Yard Evolution: New Power and Production
The yard continued to evolve through World War II, always towards moving the materials through the fabrication process in as straight a line as possible. The most notable change in production was the broad adoption of welding, which replaced riveting in most areas of ship assembly. Welding was easier to teach than riveting and required less strength, which opened up the blue-collar workforce to women during the war. Welding was more efficient and saved weight too.
(first caption:) In this 1904 view of Slip 4, one can see a shed over the slipway in the background-used to prevent delays caused by bad weather. In the foreground,
(second caption:) This enormous section of deckhouse dwarfs the shipyard workers below as it is lifted by crane to be joined to the ship's hull.
(third caption:) Efficient mass-production of ships required enormous amounts of lay-down space adjacent the slipways. These welding slabs were often used for tracing plywood templates to cut steel plates to shape.
Erected 2020 by Union Iron Works Historic District.
Topics. This historical marker is listed in these topic lists: Industry & Commerce • Waterways & Vessels. A significant historical year for this entry is 1904.
Location. 37° 45.774′ N, 122° 23.232′ W. Marker is in San Francisco, California, in San Francisco City and County. Marker is at the intersection of Illinois Street and 18th Street on Illinois Street. Touch for map. Marker is in this post office area: San Francisco CA 94107, United States of America. Touch for directions.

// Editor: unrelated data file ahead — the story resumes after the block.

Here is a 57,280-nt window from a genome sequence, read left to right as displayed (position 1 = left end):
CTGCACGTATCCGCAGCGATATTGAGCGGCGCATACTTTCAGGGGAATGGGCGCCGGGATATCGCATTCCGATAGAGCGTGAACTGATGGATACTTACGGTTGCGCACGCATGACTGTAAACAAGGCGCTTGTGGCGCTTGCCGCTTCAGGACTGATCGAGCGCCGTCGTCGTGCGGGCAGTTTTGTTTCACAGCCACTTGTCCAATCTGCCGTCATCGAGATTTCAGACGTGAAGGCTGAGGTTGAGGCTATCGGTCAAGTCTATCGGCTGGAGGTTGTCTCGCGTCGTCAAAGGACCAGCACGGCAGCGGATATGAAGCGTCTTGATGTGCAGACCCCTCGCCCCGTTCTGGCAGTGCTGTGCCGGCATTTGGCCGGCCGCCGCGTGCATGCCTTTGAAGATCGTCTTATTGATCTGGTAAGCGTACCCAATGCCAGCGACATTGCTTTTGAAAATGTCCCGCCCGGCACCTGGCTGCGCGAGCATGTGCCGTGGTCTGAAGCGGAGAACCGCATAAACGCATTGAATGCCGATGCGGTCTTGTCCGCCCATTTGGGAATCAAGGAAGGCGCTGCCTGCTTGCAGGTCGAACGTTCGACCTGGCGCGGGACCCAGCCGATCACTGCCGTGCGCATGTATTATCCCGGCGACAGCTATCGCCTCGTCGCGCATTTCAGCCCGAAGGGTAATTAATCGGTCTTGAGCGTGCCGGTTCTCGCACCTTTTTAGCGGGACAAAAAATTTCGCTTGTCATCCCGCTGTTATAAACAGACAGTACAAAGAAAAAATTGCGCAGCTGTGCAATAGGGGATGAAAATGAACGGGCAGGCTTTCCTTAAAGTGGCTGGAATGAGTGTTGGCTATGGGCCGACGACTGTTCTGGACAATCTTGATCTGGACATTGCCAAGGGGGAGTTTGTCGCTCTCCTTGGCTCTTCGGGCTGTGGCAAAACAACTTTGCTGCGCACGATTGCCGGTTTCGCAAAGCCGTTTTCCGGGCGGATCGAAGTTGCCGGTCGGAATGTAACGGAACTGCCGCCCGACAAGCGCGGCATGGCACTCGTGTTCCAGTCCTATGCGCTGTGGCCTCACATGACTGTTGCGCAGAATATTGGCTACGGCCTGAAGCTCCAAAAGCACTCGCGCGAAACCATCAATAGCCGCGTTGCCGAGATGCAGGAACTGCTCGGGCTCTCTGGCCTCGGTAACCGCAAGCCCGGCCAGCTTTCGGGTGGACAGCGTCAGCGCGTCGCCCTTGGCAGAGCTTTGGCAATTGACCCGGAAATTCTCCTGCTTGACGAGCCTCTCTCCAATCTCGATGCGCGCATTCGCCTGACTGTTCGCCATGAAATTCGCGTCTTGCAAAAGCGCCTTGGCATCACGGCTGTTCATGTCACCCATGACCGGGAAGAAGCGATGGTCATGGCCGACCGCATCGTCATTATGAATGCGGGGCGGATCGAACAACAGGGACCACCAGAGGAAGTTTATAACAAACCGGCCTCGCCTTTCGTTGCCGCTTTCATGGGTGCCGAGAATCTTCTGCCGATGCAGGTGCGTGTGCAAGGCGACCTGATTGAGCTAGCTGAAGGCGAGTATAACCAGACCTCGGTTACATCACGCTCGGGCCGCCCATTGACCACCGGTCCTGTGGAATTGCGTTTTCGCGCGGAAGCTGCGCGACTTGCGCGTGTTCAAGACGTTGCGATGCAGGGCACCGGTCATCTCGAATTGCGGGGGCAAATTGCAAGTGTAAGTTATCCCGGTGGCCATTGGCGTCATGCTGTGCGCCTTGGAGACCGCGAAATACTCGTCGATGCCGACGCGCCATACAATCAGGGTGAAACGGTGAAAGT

Other nearby markers. At least 8 other markers are within walking distance of this marker. Building 49 (here, next to this marker); Industrial Architecture (a few steps from this marker); Yard Layout: Form Follows Function (a few steps from this marker); Crane 14 (within shouting distance of this marker); Ship Propeller Drive Shaft (within shouting distance of
More about this marker. The marker is located on the south side of Building 49 in Crane Cove Park.
Credits. This page was last revised on December 17, 2020. It was originally submitted on December 17, 2020, by Andrew Ruppenstein of Sacramento, California. This page has been viewed 67 times since then and 6 times this year. Photos: 1, 2. submitted on December 17, 2020, by Andrew Ruppenstein of Sacramento, California.